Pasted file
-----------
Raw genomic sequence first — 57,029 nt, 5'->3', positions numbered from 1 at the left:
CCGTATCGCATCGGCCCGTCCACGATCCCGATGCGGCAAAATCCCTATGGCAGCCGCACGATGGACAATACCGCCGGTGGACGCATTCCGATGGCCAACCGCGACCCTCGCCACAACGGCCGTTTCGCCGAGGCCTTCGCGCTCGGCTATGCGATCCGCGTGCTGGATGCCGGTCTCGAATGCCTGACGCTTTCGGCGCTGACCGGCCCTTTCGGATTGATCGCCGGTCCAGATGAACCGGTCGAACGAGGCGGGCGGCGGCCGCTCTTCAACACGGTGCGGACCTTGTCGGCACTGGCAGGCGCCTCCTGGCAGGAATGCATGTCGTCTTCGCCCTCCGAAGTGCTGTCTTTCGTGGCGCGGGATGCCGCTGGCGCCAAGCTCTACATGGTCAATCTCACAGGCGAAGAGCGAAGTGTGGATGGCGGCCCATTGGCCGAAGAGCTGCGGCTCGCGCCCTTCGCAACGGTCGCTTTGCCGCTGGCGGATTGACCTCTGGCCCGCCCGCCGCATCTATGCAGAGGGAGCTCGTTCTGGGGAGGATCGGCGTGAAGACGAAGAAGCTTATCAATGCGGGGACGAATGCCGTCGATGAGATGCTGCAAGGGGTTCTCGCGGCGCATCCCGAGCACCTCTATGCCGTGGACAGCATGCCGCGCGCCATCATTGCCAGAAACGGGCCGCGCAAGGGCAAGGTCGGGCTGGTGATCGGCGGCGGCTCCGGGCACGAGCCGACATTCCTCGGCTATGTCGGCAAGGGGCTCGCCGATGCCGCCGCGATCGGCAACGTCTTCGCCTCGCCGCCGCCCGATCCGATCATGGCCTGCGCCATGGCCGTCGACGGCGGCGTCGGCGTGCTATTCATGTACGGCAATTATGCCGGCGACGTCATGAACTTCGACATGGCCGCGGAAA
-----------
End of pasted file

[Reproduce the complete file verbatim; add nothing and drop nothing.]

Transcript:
Raw genomic sequence first — 57,029 nt, 5'->3', positions numbered from 1 at the left:
CCGTATCGCATCGGCCCGTCCACGATCCCGATGCGGCAAAATCCCTATGGCAGCCGCACGATGGACAATACCGCCGGTGGACGCATTCCGATGGCCAACCGCGACCCTCGCCACAACGGCCGTTTCGCCGAGGCCTTCGCGCTCGGCTATGCGATCCGCGTGCTGGATGCCGGTCTCGAATGCCTGACGCTTTCGGCGCTGACCGGCCCTTTCGGATTGATCGCCGGTCCAGATGAACCGGTCGAACGAGGCGGGCGGCGGCCGCTCTTCAACACGGTGCGGACCTTGTCGGCACTGGCAGGCGCCTCCTGGCAGGAATGCATGTCGTCTTCGCCCTCCGAAGTGCTGTCTTTCGTGGCGCGGGATGCCGCTGGCGCCAAGCTCTACATGGTCAATCTCACAGGCGAAGAGCGAAGTGTGGATGGCGGCCCATTGGCCGAAGAGCTGCGGCTCGCGCCCTTCGCAACGGTCGCTTTGCCGCTGGCGGATTGACCTCTGGCCCGCCCGCCGCATCTATGCAGAGGGAGCTCGTTCTGGGGAGGATCGGCGTGAAGACGAAGAAGCTTATCAATGCGGGGACGAATGCCGTCGATGAGATGCTGCAAGGGGTTCTCGCGGCGCATCCCGAGCACCTCTATGCCGTGGACAGCATGCCGCGCGCCATCATTGCCAGAAACGGGCCGCGCAAGGGCAAGGTCGGGCTGGTGATCGGCGGCGGCTCCGGGCACGAGCCGACATTCCTCGGCTATGTCGGCAAGGGGCTCGCCGATGCCGCCGCGATCGGCAACGTCTTCGCCTCGCCGCCGCCCGATCCGATCATGGCCTGCGCCATGGCCGTCGACGGCGGCGTCGGCGTGCTATTCATGTACGGCAATTATGCCGGCGACGTCATGAACTTCGACATGGCCGCGGAAA